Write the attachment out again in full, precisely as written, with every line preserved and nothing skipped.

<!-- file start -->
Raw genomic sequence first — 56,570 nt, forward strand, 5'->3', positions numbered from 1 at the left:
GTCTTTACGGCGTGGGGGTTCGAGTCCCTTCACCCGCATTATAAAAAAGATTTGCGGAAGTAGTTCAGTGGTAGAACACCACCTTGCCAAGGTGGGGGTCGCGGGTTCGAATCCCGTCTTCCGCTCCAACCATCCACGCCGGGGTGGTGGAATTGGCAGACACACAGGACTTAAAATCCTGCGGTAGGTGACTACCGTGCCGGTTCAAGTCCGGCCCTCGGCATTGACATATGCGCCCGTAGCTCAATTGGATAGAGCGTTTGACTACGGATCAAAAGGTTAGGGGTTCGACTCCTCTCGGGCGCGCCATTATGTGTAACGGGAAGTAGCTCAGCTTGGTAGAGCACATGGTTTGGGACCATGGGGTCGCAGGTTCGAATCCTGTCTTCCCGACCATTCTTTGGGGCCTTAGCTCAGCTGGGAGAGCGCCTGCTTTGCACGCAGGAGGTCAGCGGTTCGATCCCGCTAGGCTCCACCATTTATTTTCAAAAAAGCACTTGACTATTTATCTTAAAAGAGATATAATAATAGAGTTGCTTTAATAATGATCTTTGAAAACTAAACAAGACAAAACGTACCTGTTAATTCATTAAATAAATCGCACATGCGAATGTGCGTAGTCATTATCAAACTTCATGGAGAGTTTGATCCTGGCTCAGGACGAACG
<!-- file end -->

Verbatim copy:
Raw genomic sequence first — 56,570 nt, forward strand, 5'->3', positions numbered from 1 at the left:
GTCTTTACGGCGTGGGGGTTCGAGTCCCTTCACCCGCATTATAAAAAAGATTTGCGGAAGTAGTTCAGTGGTAGAACACCACCTTGCCAAGGTGGGGGTCGCGGGTTCGAATCCCGTCTTCCGCTCCAACCATCCACGCCGGGGTGGTGGAATTGGCAGACACACAGGACTTAAAATCCTGCGGTAGGTGACTACCGTGCCGGTTCAAGTCCGGCCCTCGGCATTGACATATGCGCCCGTAGCTCAATTGGATAGAGCGTTTGACTACGGATCAAAAGGTTAGGGGTTCGACTCCTCTCGGGCGCGCCATTATGTGTAACGGGAAGTAGCTCAGCTTGGTAGAGCACATGGTTTGGGACCATGGGGTCGCAGGTTCGAATCCTGTCTTCCCGACCATTCTTTGGGGCCTTAGCTCAGCTGGGAGAGCGCCTGCTTTGCACGCAGGAGGTCAGCGGTTCGATCCCGCTAGGCTCCACCATTTATTTTCAAAAAAGCACTTGACTATTTATCTTAAAAGAGATATAATAATAGAGTTGCTTTAATAATGATCTTTGAAAACTAAACAAGACAAAACGTACCTGTTAATTCATTAAATAAATCGCACATGCGAATGTGCGTAGTCATTATCAAACTTCATGGAGAGTTTGATCCTGGCTCAGGACGAACG